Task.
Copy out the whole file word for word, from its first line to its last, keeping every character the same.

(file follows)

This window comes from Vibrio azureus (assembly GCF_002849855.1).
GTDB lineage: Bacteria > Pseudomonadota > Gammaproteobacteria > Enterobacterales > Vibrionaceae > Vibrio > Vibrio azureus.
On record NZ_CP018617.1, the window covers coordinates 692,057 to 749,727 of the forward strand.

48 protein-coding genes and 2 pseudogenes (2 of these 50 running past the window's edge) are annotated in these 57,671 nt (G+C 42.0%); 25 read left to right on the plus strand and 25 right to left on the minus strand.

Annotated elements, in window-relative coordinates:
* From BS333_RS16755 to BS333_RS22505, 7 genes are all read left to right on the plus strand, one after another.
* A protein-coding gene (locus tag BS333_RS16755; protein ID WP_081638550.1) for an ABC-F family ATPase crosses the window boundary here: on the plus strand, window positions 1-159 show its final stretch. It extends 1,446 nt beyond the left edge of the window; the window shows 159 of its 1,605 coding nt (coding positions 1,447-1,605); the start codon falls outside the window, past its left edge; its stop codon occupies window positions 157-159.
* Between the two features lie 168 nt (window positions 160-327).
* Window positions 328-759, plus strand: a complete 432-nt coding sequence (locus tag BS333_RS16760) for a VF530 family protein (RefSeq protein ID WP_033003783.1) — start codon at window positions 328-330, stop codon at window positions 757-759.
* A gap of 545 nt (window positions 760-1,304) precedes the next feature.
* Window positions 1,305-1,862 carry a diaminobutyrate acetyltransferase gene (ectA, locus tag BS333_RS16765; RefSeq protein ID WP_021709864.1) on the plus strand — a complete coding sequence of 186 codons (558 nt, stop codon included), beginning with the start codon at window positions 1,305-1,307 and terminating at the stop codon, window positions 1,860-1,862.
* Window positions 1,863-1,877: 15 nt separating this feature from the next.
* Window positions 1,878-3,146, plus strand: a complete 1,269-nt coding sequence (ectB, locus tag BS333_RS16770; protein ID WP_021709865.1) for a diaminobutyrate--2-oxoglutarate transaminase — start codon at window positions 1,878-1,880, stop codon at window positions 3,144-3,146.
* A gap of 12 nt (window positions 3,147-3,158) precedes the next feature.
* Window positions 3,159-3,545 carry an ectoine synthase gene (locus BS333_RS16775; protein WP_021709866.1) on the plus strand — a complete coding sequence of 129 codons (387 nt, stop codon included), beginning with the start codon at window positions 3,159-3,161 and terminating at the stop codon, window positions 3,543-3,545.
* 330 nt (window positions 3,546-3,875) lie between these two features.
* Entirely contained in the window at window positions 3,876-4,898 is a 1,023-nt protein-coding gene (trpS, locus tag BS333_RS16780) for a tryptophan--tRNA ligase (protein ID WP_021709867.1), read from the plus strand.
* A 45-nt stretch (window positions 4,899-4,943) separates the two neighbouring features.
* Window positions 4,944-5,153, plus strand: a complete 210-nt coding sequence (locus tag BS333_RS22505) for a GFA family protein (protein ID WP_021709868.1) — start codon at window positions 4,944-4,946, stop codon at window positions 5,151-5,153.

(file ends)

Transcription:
This window comes from Vibrio azureus (assembly GCF_002849855.1).
GTDB lineage: Bacteria > Pseudomonadota > Gammaproteobacteria > Enterobacterales > Vibrionaceae > Vibrio > Vibrio azureus.
On record NZ_CP018617.1, the window covers coordinates 692,057 to 749,727 of the forward strand.

48 protein-coding genes and 2 pseudogenes (2 of these 50 running past the window's edge) are annotated in these 57,671 nt (G+C 42.0%); 25 read left to right on the plus strand and 25 right to left on the minus strand.

Annotated elements, in window-relative coordinates:
* From BS333_RS16755 to BS333_RS22505, 7 genes are all read left to right on the plus strand, one after another.
* A protein-coding gene (locus tag BS333_RS16755; protein ID WP_081638550.1) for an ABC-F family ATPase crosses the window boundary here: on the plus strand, window positions 1-159 show its final stretch. It extends 1,446 nt beyond the left edge of the window; the window shows 159 of its 1,605 coding nt (coding positions 1,447-1,605); the start codon falls outside the window, past its left edge; its stop codon occupies window positions 157-159.
* Between the two features lie 168 nt (window positions 160-327).
* Window positions 328-759, plus strand: a complete 432-nt coding sequence (locus tag BS333_RS16760) for a VF530 family protein (RefSeq protein ID WP_033003783.1) — start codon at window positions 328-330, stop codon at window positions 757-759.
* A gap of 545 nt (window positions 760-1,304) precedes the next feature.
* Window positions 1,305-1,862 carry a diaminobutyrate acetyltransferase gene (ectA, locus tag BS333_RS16765; RefSeq protein ID WP_021709864.1) on the plus strand — a complete coding sequence of 186 codons (558 nt, stop codon included), beginning with the start codon at window positions 1,305-1,307 and terminating at the stop codon, window positions 1,860-1,862.
* Window positions 1,863-1,877: 15 nt separating this feature from the next.
* Window positions 1,878-3,146, plus strand: a complete 1,269-nt coding sequence (ectB, locus tag BS333_RS16770; protein ID WP_021709865.1) for a diaminobutyrate--2-oxoglutarate transaminase — start codon at window positions 1,878-1,880, stop codon at window positions 3,144-3,146.
* A gap of 12 nt (window positions 3,147-3,158) precedes the next feature.
* Window positions 3,159-3,545 carry an ectoine synthase gene (locus BS333_RS16775; protein WP_021709866.1) on the plus strand — a complete coding sequence of 129 codons (387 nt, stop codon included), beginning with the start codon at window positions 3,159-3,161 and terminating at the stop codon, window positions 3,543-3,545.
* 330 nt (window positions 3,546-3,875) lie between these two features.
* Entirely contained in the window at window positions 3,876-4,898 is a 1,023-nt protein-coding gene (trpS, locus tag BS333_RS16780) for a tryptophan--tRNA ligase (protein ID WP_021709867.1), read from the plus strand.
* A 45-nt stretch (window positions 4,899-4,943) separates the two neighbouring features.
* Window positions 4,944-5,153, plus strand: a complete 210-nt coding sequence (locus tag BS333_RS22505) for a GFA family protein (protein ID WP_021709868.1) — start codon at window positions 4,944-4,946, stop codon at window positions 5,151-5,153.